Beginning July 1, lawyers who relocate to Virginia with their military spouses will be allowed to practice here without passing the state bar exam.
The Virginia Supreme Court adopted the rule this month. It applies to lawyers whose spouses receive military orders to Virginia or the Washington, D.C., region, so long as they work under the supervision of a Virginia lawyer. They must also have passed a bar exam and be an active member of the bar in good standing in at least one state.
The change was proposed by the Military Spouse JD Network, a group that formed three years ago to push for easier licensing for lawyers who are military spouses.
Six other states have adopted similar rules: Idaho, Arizona, Texas, North Carolina, Illinois and South Dakota.
Samantha Musso, who led the Virginia effort, said passing a bar exam is so time-consuming and expensive that many lawyers choose to stay behind when their military spouse moves, or they go but don't practice law.
Preparatory courses take months, as do test results, and the multiday exams are usually only twice a year.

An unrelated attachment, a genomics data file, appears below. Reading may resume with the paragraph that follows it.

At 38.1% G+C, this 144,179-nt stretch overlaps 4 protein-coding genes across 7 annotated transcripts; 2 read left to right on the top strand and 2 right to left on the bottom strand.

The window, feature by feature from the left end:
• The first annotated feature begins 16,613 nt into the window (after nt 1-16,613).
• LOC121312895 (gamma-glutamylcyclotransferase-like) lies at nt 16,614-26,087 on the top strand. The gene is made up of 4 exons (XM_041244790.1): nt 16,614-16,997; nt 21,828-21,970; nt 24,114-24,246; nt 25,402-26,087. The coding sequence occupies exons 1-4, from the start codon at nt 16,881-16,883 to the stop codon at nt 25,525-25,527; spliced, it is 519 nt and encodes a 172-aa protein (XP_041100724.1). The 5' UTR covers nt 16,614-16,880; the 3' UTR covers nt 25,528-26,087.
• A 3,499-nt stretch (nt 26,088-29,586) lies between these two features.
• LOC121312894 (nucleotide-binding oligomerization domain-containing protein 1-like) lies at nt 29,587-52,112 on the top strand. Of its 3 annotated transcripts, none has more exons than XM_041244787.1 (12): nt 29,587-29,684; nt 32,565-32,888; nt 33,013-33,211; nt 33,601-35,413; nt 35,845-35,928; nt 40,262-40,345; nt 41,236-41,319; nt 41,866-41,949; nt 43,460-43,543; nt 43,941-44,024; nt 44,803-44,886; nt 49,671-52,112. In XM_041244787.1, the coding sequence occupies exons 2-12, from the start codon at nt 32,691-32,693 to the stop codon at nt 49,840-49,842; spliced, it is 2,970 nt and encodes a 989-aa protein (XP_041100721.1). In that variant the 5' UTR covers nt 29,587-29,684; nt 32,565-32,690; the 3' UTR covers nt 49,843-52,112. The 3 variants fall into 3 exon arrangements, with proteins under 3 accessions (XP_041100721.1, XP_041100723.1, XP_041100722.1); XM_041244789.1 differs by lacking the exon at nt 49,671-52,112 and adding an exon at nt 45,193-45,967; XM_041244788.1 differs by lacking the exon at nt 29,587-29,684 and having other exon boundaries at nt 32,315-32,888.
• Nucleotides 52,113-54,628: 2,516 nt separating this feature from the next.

"That's why a lot of spouses don't even bother," Musso said, especially when they know they'll probably move again in two or three years.
Musso, an estate planning lawyer in Northern Virginia, has moved nine times in the 24 years she has been married to an Army officer. While she is licensed in Virginia, she decided in several other states to work instead as a legal assistant, researcher or teacher.
"It's a cut in pay," she said. "There are a lot of spouses who just aren't practicing."
Thea Pitzen, a business litigation lawyer who married a Navy flight officer four years ago, took her first bar exam in Georgia, where she attended law school. She took a second test in Florida after her husband was assigned there.
For the two exams - including preparatory classes, registration fees and travel to test sites - Pitzen estimates she spent about $10,000. When they moved to Virginia early last year, she decided she wouldn't take a third; she works in Washington, D.C., which allows lawyers from other states to practice without a new exam.
"This opens up a lot more possibilities," Pitzen said of Virginia's change. "It knocks down a significant barrier."
Musso said the Military Spouse JD Network, which has about 900 members nationwide, began advocating for easier licensing here two years ago.
In 2012, the Virginia General Assembly passed legislation that made it faster for military spouses moving here to obtain a range of professional licenses issued by the state, including cosmetology and real estate.
Corinne Reilly, 757-446-2277, firstname.lastname@example.org